The world is buckling under the weight of the SARS-CoV-2 coronavirus and the disease resulting from it, COVID-19. Despite occasional recoveries amid bouts of optimism, stocks have headed steeply downward. It's no different for marijuana companies.

The withering effect of the coronavirus pandemic was felt acutely in the sector last week, but it wasn't the only factor affecting the decline. Here are two other developments during the period worth noting.

Cannabis on desk at doctor's office.

Image source: Getty Images.

Tilray's latest stock issue

In a spectacular case of bad timing, Tilray (TLRY) attempted to tap investors for a new round of fundraising. On Friday, the struggling marijuana company floated a new issue of securities, and the selling price -- plus general investor panic about the effects of the coronavirus contagion on equities -- drove the company's stock down by more than 30% that day.

The company essentially offered packages consisting of either one share of its common stock plus one warrant to purchase stock in the future or two warrants. Each package was priced at $4.76 apiece, which was well below the previous day's closing price of the stock.

All told, the issue will bring in just over $90 million in gross proceeds for the habitually loss-making company. That's the good news. The bad news is that assuming all warrants are eventually exercised, the issue would add 19 million to the company's outstanding shares count of slightly more than 87 million (as of its latest reported quarter).

That's significant dilution, and dilution is not a happy situation for existing shareholders. Investors might be weary of Tilray (and numerous marijuana industry peers) pulling the stock issue lever so often. It's a move that looks increasingly like a frantic attempt to shore up the capital base rather than an opportunistic attempt to take advantage of a certain business situation.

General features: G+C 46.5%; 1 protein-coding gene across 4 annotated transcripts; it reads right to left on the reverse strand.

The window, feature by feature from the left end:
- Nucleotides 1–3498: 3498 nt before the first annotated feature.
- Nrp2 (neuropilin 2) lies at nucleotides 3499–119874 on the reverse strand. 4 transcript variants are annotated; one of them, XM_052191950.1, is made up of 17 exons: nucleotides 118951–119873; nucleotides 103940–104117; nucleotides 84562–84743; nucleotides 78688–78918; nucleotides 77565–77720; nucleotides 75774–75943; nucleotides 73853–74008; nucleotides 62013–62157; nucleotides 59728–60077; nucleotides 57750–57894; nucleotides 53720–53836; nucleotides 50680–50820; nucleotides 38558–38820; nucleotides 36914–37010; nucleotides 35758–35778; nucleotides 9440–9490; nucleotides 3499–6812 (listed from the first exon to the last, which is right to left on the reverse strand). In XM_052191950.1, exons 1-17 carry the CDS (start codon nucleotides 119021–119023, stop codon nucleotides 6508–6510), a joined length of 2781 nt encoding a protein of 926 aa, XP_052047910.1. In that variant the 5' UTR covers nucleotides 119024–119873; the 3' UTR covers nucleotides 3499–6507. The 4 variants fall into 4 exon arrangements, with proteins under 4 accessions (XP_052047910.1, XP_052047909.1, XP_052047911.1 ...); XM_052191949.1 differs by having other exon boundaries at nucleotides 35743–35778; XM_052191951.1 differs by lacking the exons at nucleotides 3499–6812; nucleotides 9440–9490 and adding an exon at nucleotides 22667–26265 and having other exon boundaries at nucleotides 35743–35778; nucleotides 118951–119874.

As we saw in the company's recently reported fourth-quarter results, Tilray is a company with some heavy struggles behind and ahead of it. I very much doubt this will be its last attempt at raising funds.

OrganiGram researchers sample edibles

OrganiGram Holdings (OGI) made the interesting move of publicly releasing some of its research. The company is headquartered in Canada, the country that is -- finally -- at the beginning of its so-called "Cannabis 2.0" phase of legalization, in which derivative products such as weed-infused candies, chocolates, and beverages are becoming available.

From a survey of 2,001 Canadian adults, OrganiGram gleaned that respondents in all age groups were eager to try edible products. The ones hottest to trot were in the ever-coveted 19-to-34 age group. All told, 1 out of 3 intended to try edibles; roughly half of those people will also consume in more traditional ways, e.g. by smoking marijuana flower (or "bud," as some call it).

Baked goods were the preferred delivery vehicle for cannabis; 61% of all respondents said they preferred this type of edible. This was despite the 72% preference of the 19-to-34 age group for candies. Finally, on average, respondents said their ideal level of THC dosage per edible product was 5 milligrams or less.

OrganiGram said that these insights will help it "make informed decisions around product design [and] help us understand what Canadians need to know most" about edibles. Cannabis 2.0 is a promising segment, and if the company can leverage its knowledge into a strong position on the market, it can notably improve its results.

OrganiGram didn't do as badly as some of its marijuana stock peers last week. Its shares fell by a relatively modest 7% over the five trading days.